Quote of the Day:

Do give books - religious or otherwise - for Christmas. They're never fattening, seldom sinful, and permanently personal. -- Lenore Hershey

Thursday, November 11, 2004

what I'm reading now

Below you'll find a few books that I've read recently or am about to read.

This is what I'm going to read next. It's billed as the one book the Bush family doesn't want you to read. Posted by Hello

A grim revelation of the plight of people on the lower end of the economic scale. Posted by Hello

This is a story of a disabled Vietnam veteran who owns a diner, and the people that come and go in his life. Posted by Hello

100 nuggets of common sense. Posted by Hello

interesting bit of information

In America, more people buy lottery tickets than vote.

six tornados touched down in Oklahoma last night. Posted by Hello

Quote of the Day:

A government that robs Peter to pay Paul can always depend on the support of Paul.

George Bernard Shaw, Everybody's Political What's What? (1944) ch. 30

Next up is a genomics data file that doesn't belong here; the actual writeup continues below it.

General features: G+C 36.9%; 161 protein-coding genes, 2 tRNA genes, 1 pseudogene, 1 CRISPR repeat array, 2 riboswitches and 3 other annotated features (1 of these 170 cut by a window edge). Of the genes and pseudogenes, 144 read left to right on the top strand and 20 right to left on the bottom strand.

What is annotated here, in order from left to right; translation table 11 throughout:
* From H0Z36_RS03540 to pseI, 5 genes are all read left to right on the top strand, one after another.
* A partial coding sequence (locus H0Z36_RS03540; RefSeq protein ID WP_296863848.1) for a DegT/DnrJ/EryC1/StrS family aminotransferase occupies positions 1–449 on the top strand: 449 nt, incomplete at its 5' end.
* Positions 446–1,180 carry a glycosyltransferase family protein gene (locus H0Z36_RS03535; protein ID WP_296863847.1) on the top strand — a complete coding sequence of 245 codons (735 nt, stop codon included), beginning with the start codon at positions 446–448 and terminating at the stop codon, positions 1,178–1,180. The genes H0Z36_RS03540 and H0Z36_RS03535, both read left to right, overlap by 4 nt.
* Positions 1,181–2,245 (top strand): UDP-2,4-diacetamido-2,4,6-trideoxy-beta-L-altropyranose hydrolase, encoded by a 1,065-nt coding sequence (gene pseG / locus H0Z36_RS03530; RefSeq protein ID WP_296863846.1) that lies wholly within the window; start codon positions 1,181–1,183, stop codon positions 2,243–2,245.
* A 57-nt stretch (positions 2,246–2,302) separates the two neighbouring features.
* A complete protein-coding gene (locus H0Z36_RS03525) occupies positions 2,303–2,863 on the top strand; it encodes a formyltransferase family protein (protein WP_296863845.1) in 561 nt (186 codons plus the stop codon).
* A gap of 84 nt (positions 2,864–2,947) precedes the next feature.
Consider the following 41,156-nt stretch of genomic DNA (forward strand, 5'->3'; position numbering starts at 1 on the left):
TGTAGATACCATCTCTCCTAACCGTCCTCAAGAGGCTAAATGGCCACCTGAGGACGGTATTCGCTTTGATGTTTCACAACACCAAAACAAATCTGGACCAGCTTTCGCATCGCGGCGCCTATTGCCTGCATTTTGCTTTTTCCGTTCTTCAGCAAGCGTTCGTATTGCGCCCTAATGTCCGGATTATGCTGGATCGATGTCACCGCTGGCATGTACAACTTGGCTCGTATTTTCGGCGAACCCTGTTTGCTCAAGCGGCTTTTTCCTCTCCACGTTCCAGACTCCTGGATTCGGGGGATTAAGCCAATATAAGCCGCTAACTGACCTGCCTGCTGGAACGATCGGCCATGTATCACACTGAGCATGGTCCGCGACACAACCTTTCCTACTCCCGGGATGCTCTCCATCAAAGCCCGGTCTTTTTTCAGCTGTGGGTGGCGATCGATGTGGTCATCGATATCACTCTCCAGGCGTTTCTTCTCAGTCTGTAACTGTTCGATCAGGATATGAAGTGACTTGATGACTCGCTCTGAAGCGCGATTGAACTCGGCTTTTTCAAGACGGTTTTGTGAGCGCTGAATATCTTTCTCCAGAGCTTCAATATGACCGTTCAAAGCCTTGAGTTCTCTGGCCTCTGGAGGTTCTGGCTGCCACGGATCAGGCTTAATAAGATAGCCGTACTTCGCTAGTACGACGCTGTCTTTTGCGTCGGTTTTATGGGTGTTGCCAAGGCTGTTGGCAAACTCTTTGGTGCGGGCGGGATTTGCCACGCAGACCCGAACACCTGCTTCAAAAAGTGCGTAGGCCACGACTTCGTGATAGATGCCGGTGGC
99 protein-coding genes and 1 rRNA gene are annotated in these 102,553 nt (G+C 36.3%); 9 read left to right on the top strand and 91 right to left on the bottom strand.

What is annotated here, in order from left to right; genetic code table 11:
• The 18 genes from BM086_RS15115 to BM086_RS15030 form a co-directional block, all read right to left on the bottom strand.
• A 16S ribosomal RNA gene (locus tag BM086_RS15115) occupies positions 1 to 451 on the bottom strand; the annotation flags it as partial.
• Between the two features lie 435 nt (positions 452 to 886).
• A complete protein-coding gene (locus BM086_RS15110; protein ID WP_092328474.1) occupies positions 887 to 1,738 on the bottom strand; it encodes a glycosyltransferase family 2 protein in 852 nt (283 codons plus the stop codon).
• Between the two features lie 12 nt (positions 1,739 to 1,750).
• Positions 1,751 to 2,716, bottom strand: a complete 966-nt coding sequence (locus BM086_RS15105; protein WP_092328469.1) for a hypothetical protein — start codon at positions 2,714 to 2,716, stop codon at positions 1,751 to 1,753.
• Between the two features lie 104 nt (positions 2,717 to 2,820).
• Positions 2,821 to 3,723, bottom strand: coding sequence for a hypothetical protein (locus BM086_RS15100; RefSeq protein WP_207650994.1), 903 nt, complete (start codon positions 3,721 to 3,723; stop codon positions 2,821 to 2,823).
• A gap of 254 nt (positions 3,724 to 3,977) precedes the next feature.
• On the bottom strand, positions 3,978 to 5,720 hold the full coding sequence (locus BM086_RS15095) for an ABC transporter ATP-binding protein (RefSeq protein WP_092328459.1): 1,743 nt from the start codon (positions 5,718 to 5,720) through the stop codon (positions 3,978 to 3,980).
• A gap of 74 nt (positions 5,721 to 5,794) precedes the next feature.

Wednesday, November 10, 2004

Normally, by the middle of November we're having freezing temperatures at night, but it's still sultry and tonight there were tornado warnings all over north east Oklahoma. Posted by Hello

This is a painting by my daughter Rachel. It was my birthday present this year. Posted by Hello

at end of day

I spent most of the day installing the window. Now I'm tired, but I've taken a shower, ate dinner, and when I finish this post I'm going to spend the evening catching up on my internet reading, and I'm also trying to finish two books. And then there's "King of Queens" to watch. That's practically the only show on TV that I pay any attention to. (I know, that's poor grammar, but, oh well.)